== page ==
On a practical level, it's worth noting that among the possible uses mentioned by the researchers is an illustration of the type of problem the robots couldn't really solve. If they ate microplastics from the sea and then died, what would happen to their plastic-filled corpses? Wouldn't they eventually be eaten by other ocean organisms, merely shifting the plastic to a different rung in the ecological ladder? (Removing toxins from a human body would be less of an issue—the robot could simply be eliminated through the patient's digestive system.)
These concerns notwithstanding, the researchers remain excited by the possibilities, even beyond making living robots. "The aim is to understand the software of life," says Levin. "If you think about birth defects, cancer, age-related diseases, all of these things could be solved if we knew how to make biological structures, to have ultimate control over growth and form."
What would it be like to experience the 4th dimension?
Physicists have understood at least theoretically, that there may be higher dimensions, besides our normal three. The first clue came in 1905 when Einstein developed his theory of special relativity. Of course, by dimensions we’re talking about length, width, and height. Generally speaking, when we talk about a fourth dimension, it’s considered space-time. But here, physicists mean a spatial dimension beyond the normal three, not a parallel universe, as such dimensions are mistaken for in popular sci-fi shows.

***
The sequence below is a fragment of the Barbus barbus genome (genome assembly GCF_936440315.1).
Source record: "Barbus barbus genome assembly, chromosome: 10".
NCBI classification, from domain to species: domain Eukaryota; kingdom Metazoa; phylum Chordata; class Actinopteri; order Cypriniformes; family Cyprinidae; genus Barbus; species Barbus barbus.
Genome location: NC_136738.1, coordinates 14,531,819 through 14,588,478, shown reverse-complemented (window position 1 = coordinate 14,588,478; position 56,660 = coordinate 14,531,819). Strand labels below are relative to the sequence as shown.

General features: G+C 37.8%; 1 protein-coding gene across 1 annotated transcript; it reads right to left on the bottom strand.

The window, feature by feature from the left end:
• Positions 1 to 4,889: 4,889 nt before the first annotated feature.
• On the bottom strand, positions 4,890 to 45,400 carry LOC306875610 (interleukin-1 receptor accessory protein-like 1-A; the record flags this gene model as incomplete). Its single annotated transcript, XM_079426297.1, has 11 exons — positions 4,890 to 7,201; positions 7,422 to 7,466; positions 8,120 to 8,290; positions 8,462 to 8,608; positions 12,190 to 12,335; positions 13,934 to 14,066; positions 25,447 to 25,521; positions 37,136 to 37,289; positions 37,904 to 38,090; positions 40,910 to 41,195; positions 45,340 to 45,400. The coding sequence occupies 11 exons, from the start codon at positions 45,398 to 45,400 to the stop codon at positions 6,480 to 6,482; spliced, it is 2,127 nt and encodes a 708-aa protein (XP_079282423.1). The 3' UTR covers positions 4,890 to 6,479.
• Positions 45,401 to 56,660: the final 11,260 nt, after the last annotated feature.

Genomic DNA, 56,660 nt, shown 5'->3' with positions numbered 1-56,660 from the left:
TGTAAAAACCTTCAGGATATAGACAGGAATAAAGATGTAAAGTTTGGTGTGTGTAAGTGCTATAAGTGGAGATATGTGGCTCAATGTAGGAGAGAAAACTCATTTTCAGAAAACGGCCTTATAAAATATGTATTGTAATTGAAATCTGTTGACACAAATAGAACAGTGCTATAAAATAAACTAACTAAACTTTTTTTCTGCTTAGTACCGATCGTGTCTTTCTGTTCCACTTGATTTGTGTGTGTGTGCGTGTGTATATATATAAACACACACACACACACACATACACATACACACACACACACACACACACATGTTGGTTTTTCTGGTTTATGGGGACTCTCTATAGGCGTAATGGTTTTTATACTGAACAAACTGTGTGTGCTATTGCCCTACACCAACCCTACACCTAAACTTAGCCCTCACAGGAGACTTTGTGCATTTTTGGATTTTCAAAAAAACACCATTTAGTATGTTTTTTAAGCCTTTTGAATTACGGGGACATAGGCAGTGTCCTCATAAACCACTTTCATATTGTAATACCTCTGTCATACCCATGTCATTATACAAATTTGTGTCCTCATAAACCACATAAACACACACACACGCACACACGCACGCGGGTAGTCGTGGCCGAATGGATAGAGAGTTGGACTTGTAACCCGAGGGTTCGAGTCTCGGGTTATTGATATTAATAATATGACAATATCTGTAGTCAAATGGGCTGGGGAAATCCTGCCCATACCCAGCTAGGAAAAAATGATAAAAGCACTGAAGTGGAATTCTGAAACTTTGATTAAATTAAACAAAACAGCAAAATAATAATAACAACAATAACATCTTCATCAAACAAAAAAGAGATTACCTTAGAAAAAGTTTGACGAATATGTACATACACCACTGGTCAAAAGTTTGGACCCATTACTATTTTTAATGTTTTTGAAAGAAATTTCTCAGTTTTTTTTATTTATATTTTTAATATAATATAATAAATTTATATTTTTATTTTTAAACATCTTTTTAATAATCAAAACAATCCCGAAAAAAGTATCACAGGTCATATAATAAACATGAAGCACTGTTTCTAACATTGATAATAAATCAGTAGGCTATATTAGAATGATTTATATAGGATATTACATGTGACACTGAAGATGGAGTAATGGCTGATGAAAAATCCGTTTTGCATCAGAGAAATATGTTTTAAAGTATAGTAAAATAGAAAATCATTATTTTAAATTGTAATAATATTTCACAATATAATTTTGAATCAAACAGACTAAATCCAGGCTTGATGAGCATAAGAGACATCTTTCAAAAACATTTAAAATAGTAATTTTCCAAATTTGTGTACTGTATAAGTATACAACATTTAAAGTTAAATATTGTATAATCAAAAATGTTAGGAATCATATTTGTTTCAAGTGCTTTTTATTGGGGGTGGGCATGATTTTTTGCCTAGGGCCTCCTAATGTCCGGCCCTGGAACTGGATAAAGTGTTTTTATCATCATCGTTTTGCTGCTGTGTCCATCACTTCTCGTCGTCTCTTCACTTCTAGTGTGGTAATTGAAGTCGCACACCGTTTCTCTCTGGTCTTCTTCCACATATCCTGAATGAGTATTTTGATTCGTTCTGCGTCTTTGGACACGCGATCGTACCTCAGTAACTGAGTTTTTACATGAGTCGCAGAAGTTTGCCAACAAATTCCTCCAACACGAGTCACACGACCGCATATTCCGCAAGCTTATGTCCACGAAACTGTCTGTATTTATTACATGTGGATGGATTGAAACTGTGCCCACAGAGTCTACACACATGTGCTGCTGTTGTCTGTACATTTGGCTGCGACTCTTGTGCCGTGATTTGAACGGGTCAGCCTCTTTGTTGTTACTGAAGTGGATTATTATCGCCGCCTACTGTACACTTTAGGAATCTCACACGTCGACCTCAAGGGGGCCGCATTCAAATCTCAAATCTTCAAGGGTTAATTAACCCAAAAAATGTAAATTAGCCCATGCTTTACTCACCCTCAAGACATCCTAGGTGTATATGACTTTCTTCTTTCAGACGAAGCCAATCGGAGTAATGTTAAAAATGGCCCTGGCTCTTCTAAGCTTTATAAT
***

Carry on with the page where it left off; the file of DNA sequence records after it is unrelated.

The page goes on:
If machines develop consciousness, or if we manage to give it to them, the human-robot dynamic will forever be different.
- Does AI—and, more specifically, conscious AI—deserve moral rights? In this thought exploration, evolutionary biologist Richard Dawkins, ethics and tech professor Joanna Bryson, philosopher and cognitive scientist Susan Schneider, physicist Max Tegmark, philosopher Peter Singer, and bioethicist Glenn Cohen all weigh in on the question of AI rights.
- Given the grave tragedy of slavery throughout human history, philosophers and technologists must answer this question ahead of technological development to avoid humanity creating a slave class of conscious beings.
- One potential safeguard against that? Regulation. Once we define the context in which AI requires rights, the simplest solution may be to not build that thing.
Duke University researchers might have solved a half-century old problem.
- Duke University researchers created a hydrogel that appears to be as strong and flexible as human cartilage.